We are finding with this generation now heavily entrenched in the digital age, parents working and young lives being filled with structured activities, that developing social skills is an area where many young students struggle. At school, we require them to be caring towards themselves and others. They have to take turns, be kind, and keep their hands and feet to themselves. Most importantly, they have to engage with others in the playground in a non-structured way with little adult intervention. That can often be tough. To build your child’s social skills we ask that you provide them with many opportunities to engage in unstructured play, such as taking your child to play at the park or providing play opportunities at home without adult guidance. This not only helps build positive social skills but also creative thinking and problem-solving.

 

Kindergarten is exhausting and some children revert back to becoming highly emotional. We encourage you to talk with your child about their emotions, allowing them to know that it is okay to experience an array of feelings, but it is how we cope with them that is important.

At SCAS, we group our emotions into 4 zones and will explicitly teach your child how to recognise and respond to their emotions in each of these zones. At this stage, we ask you to discuss with your child how they are feeling and what things they can do to help improve their mood. We also encourage you to model discussions about your own emotions. The perspective of a young child is vastly different from our own and forgetting their drink bottle can seem like the end of the world.

 

You have already heard why this is so important and that working through our own fears of not wanting our precious children to fall is usually harder for us than our child. Begin by giving your child roles of responsibility within the family. Perhaps each evening they need to check that the play area is clean or to set the table. In preparation for school we encourage you to begin expecting your child to dress themselves, including putting their own socks and shoes on. It would be great to allow them to assist in packing their bags for preschool and giving them the role of checking that everything they need is packed (even if you later secretly check yourself). Ensure they can unwrap or undo lunch containers or packaging and water bottles. Ideally, allow them to be a part of the lunch making process.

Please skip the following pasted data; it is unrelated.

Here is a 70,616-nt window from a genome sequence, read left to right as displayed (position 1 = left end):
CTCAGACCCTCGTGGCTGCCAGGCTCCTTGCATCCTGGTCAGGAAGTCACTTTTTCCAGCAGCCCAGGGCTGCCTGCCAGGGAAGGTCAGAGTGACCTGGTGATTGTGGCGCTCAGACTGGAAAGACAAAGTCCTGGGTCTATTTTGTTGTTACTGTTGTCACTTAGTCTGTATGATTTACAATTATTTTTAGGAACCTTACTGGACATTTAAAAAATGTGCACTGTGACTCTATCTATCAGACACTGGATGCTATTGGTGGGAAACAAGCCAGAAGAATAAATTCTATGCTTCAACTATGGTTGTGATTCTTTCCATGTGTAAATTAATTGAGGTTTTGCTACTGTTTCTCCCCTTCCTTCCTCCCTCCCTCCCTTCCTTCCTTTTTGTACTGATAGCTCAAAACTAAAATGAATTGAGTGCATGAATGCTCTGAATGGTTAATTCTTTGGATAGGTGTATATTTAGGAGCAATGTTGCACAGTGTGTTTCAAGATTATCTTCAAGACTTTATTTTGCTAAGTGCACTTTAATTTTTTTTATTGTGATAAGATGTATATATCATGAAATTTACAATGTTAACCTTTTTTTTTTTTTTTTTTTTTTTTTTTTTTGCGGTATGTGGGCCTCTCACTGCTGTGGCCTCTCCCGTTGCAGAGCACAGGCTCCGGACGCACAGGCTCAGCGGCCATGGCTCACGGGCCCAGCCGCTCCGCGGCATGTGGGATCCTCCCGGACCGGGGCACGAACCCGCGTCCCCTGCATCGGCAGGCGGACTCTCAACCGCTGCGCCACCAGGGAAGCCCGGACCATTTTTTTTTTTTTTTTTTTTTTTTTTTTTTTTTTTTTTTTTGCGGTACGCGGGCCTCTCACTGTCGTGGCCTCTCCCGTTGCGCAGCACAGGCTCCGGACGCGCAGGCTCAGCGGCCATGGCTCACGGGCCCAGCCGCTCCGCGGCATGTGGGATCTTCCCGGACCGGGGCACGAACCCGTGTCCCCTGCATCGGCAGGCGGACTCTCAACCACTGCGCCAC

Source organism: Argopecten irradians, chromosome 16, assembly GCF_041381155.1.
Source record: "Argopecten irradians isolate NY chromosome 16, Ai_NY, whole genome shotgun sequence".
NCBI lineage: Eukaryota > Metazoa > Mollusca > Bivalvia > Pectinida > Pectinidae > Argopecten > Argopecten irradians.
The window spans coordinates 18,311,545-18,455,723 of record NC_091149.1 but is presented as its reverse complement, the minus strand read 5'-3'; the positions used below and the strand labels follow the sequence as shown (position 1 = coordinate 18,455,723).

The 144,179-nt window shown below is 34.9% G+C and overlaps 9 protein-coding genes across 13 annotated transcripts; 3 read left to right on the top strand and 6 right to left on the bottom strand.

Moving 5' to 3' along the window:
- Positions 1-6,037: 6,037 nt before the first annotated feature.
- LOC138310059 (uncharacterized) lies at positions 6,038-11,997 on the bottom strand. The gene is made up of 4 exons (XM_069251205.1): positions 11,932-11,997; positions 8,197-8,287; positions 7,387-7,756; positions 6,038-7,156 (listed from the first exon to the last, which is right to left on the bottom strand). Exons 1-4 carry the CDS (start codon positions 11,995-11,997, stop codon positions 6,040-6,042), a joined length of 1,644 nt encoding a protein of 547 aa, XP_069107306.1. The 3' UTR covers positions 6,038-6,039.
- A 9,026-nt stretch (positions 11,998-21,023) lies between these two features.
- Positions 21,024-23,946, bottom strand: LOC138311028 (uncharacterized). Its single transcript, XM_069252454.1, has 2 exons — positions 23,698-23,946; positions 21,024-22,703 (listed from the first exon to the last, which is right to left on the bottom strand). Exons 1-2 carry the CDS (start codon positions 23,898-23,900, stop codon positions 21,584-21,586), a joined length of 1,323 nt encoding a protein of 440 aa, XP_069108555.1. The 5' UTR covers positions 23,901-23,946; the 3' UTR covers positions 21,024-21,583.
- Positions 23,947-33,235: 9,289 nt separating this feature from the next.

Build your child’s independence by building their self-confidence and self-belief that they can do things on their own, even if they appear scary at first. Allow them to check the mailbox by themselves, allow them to be left for short periods of time at a friends party and when they begin school, allow them to walk into school unpack their bag by themselves.

 

The most important area of academic readiness is the ability to communicate clearly and to follow instructions appropriately. Encourage your child to use words to clearly communicate their requests.

We ask that you read to your child daily. Mem Fox would say three books a day. This should be a fun and engaging time with your child, not a chore. As you read, use expression, explore new words, encourage them to tell the story first by looking at the pictures and try to include at least one book choice that uses rhyme… changing the words and seeing if your child will correct you. Joining the local library is a great way to give your child access to a range of quality books. Reading Magic by Mem Fox is a great parent read on how to support your child in reading readiness.

Encourage awareness of numbers through counting collections, sharing amounts equally and discussing recognition of the weather and time. These skills can all be developed through fun and play.

 

More information about how to prepare your child for school can be found in your Kindergarten Booklet.

Finally, your child has 13 years of formalised learning ahead so allow them to enjoy the next few months being a child.

 Sarah Jones, Stage 1 Coordinator